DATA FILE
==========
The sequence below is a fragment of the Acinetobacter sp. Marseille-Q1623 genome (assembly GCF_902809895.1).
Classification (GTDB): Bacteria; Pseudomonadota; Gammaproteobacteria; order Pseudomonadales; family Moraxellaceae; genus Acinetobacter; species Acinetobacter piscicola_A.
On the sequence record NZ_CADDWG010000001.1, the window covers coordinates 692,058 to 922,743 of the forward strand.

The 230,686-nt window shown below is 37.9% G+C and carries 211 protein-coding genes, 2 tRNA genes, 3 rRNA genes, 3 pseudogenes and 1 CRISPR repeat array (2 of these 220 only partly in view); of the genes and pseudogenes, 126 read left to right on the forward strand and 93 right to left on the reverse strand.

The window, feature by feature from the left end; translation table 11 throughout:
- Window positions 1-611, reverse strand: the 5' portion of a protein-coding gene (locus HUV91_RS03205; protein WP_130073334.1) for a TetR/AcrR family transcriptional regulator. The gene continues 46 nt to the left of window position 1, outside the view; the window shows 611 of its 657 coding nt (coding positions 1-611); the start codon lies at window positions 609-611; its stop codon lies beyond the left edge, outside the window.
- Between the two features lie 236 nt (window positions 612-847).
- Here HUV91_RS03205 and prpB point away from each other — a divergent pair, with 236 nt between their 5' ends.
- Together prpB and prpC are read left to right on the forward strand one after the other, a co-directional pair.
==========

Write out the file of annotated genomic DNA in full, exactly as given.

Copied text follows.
The sequence below is a fragment of the Acinetobacter sp. Marseille-Q1623 genome (assembly GCF_902809895.1).
Classification (GTDB): Bacteria; Pseudomonadota; Gammaproteobacteria; order Pseudomonadales; family Moraxellaceae; genus Acinetobacter; species Acinetobacter piscicola_A.
On the sequence record NZ_CADDWG010000001.1, the window covers coordinates 692,058 to 922,743 of the forward strand.

The 230,686-nt window shown below is 37.9% G+C and carries 211 protein-coding genes, 2 tRNA genes, 3 rRNA genes, 3 pseudogenes and 1 CRISPR repeat array (2 of these 220 only partly in view); of the genes and pseudogenes, 126 read left to right on the forward strand and 93 right to left on the reverse strand.

The window, feature by feature from the left end; translation table 11 throughout:
- Window positions 1-611, reverse strand: the 5' portion of a protein-coding gene (locus HUV91_RS03205; protein WP_130073334.1) for a TetR/AcrR family transcriptional regulator. The gene continues 46 nt to the left of window position 1, outside the view; the window shows 611 of its 657 coding nt (coding positions 1-611); the start codon lies at window positions 609-611; its stop codon lies beyond the left edge, outside the window.
- Between the two features lie 236 nt (window positions 612-847).
- Here HUV91_RS03205 and prpB point away from each other — a divergent pair, with 236 nt between their 5' ends.
- Together prpB and prpC are read left to right on the forward strand one after the other, a co-directional pair.